A big congratulations to the Museu do Douro for winning the Best of Wine Tourism Award for 2015! During our Harvest trip, we visited the Museu do Douro for the first time. Several people had recommended it, and because we were also staying in Peso da Regua, we made a point of visiting one morning before we left town to visit some Quintas. Even if you typically don’t visit Museums, we highly recommend the Museu do Douro, especially if you want to know more about the region and Port wine in general. Some of the interactive and visual elements make this museum a pleasure to visit, although it’s fairly small, it’s full of interesting information that will most likely answer questions you may have had after visiting a nearby winery.
Traditional harvest and wine making tools, decanters, and other historical artifacts are sprinkled throughout the small showroom, but what makes this Museum unique is the layout: the displays are organized in chronological order. Walking around the full length of the ground floor, you’ll follow the development of the region, and see just how long wine has been apart of its history. Interactive stations give more detail to the demarcation (official borders) of the region, let you browse through a map of the Quintas, learn about the different native Portuguese grape varieties and the Phyllexoria epidemic. You’ll learn about everything from the varying types of rocky soil (schist) found throughout the region, to the stories behind some of the most influential people that helped shape the region into what it is today.
Covering more than just the history, there’s also plenty of fun and practical information to be found in the Museum, including Douro wine facts that everyone should know. On the above floor, you’ll find simple graphics illustrating some statistics and port wine facts; including a scale showing average aging of every style of port wine (as seen below), along with the color of the wine in relation to time spent aging (Ruby gets darker, Tawny gets lighter with age). A wall full of mounted bottles of Douro wines even shows the average wine consumption all over the world.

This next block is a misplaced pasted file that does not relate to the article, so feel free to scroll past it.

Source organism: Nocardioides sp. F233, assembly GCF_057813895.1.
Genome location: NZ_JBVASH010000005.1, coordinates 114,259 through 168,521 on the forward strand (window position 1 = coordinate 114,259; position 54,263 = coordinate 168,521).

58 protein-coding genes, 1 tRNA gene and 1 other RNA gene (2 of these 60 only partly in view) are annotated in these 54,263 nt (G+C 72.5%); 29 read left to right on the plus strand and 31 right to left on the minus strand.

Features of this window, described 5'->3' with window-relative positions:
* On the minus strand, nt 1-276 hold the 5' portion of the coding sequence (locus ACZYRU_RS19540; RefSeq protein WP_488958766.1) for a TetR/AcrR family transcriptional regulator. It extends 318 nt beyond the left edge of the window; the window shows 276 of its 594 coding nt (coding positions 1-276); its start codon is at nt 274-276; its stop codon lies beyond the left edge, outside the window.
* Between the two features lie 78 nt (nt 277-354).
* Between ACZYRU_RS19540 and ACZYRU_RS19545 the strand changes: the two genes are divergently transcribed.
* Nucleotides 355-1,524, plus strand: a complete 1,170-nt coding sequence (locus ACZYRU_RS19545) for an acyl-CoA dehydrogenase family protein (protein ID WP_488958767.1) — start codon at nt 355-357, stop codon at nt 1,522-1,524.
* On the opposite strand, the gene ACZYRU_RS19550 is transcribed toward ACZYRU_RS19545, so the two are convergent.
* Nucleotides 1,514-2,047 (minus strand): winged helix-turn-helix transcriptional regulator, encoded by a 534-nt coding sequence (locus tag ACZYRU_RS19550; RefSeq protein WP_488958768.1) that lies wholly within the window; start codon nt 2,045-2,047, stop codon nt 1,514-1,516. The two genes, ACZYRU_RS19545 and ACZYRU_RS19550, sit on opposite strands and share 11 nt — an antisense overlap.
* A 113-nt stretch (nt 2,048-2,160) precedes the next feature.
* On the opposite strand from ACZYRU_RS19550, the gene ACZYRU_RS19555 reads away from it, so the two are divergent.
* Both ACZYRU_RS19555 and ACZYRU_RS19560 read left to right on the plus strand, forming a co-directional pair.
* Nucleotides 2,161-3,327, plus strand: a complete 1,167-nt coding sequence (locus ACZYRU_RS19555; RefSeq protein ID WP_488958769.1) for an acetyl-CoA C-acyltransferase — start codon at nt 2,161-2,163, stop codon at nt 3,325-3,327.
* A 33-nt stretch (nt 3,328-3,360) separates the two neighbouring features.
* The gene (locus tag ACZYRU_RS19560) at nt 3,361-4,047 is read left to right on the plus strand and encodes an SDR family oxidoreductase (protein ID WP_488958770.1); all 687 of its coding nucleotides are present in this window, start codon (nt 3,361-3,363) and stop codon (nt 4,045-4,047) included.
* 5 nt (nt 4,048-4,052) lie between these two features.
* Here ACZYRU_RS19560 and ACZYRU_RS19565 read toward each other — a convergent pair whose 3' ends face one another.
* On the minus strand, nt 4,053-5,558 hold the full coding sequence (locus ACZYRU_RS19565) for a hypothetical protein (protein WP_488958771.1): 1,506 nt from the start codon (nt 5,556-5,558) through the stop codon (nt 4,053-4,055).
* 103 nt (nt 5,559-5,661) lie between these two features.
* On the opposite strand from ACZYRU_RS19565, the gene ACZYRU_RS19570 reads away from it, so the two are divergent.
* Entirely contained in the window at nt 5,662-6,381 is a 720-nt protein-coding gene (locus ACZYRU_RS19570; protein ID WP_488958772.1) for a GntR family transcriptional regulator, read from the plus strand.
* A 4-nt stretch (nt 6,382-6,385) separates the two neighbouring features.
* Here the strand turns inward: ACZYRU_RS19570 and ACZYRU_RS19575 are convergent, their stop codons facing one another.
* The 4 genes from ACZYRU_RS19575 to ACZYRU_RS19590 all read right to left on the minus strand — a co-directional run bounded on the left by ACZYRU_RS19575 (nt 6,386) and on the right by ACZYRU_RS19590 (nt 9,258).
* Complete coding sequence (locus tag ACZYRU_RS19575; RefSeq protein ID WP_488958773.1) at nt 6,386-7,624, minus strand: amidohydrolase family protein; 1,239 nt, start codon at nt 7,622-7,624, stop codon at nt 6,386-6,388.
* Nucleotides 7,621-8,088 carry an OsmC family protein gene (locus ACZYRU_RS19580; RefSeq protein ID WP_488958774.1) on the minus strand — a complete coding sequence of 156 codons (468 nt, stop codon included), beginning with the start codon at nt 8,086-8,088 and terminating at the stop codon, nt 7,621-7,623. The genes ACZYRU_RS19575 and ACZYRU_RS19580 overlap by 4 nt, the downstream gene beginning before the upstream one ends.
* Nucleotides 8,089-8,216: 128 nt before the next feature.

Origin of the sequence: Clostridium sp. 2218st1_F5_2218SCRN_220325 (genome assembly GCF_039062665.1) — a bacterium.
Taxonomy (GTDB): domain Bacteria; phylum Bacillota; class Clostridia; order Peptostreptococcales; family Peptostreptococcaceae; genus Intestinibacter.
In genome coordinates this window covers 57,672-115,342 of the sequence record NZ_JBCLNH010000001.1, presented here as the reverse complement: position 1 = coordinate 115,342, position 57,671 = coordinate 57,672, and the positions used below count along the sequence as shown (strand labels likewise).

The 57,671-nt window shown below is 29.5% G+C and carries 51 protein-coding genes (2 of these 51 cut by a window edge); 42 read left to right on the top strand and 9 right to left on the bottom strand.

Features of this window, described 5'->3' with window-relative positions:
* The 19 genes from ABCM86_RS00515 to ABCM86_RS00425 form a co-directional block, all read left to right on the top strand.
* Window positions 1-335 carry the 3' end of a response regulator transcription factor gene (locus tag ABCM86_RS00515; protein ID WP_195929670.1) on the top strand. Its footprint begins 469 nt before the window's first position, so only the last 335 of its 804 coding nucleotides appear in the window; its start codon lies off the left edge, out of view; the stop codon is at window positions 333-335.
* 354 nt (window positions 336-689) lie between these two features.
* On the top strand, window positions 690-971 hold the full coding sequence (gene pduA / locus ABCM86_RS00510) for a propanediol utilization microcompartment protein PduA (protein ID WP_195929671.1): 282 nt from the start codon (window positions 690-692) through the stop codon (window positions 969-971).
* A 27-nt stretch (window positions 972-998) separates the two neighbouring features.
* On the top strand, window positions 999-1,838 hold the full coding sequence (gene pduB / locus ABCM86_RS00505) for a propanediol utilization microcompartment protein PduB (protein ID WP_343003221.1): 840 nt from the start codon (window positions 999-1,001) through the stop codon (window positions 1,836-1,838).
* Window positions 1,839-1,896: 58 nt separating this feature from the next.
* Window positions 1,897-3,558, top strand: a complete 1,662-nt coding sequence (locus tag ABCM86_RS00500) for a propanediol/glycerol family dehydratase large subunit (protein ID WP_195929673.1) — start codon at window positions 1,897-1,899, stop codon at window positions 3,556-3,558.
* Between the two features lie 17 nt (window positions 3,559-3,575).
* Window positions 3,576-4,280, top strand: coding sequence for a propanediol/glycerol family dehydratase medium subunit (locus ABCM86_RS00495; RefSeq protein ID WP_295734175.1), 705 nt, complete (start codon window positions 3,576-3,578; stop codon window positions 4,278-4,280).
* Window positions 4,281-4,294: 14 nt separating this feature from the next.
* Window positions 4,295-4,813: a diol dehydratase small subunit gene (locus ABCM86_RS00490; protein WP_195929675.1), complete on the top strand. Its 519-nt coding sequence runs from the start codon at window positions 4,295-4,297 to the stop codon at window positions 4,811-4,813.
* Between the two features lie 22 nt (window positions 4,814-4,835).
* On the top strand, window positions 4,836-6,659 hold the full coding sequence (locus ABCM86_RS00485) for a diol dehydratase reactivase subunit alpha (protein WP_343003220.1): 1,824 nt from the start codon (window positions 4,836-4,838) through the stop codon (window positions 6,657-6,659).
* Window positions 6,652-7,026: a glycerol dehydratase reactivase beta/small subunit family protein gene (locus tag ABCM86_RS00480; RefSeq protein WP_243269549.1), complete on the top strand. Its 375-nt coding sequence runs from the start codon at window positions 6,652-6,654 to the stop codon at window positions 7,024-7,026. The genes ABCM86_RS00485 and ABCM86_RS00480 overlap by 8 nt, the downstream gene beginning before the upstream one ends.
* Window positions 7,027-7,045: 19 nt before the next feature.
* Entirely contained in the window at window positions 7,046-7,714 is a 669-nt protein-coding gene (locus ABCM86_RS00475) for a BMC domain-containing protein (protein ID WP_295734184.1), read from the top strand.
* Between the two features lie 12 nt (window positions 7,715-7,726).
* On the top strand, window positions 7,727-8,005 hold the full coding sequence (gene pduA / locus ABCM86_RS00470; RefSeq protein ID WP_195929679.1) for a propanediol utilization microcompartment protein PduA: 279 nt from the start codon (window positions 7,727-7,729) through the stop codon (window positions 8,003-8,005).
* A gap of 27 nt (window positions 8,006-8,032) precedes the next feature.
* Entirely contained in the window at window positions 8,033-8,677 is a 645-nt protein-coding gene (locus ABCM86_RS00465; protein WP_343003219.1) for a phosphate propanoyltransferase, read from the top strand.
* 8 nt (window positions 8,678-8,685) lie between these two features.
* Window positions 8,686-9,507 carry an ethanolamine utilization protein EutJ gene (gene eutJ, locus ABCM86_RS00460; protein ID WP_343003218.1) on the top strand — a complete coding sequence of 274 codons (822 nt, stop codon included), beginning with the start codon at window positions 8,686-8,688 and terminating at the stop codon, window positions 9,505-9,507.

Another great interactive display is a selection of some basic aromas, most often found in wine (particularly Port). Each in its own vial, you can smell a very concentrated sample of some common aromas related to wine, such as: nuts, violets, peach, honey and caramel among others. Experiencing such intense aromas individually is a great way to help you identify them when you drink wine, giving you a deeper appreciation for just how complex some wine can be.
On the ground floor, there is also a large, 3D terrain display of the Douro region. Acting as a kind of blank canvas for a projector above, it rotates through displaying facts about wine and population as it pertains to the geography of the region. It’s another great interactive element that makes learning about the region compelling and memorable. It also helps you grasp just how small, but diverse this region is, when you see it presented physically.
Its modern and minimalist design makes this museum a must see, especially for those interested in practical facts and interactive elements, rather than just observing artifacts through glass (they have that, too). Its small size, along with its location on the main street along the river, also makes it a nice detour next time you’re in town and have an hour to spare, especially if you’re new to wine and/or the region, this museum offers a nice snapshot of the Douro. Also note that included in the entrance fee is a tasting of a Port wine at the end, in their very extensive gift shop where you can purchase books, wine from all over the Douro, and traditional crafts among others.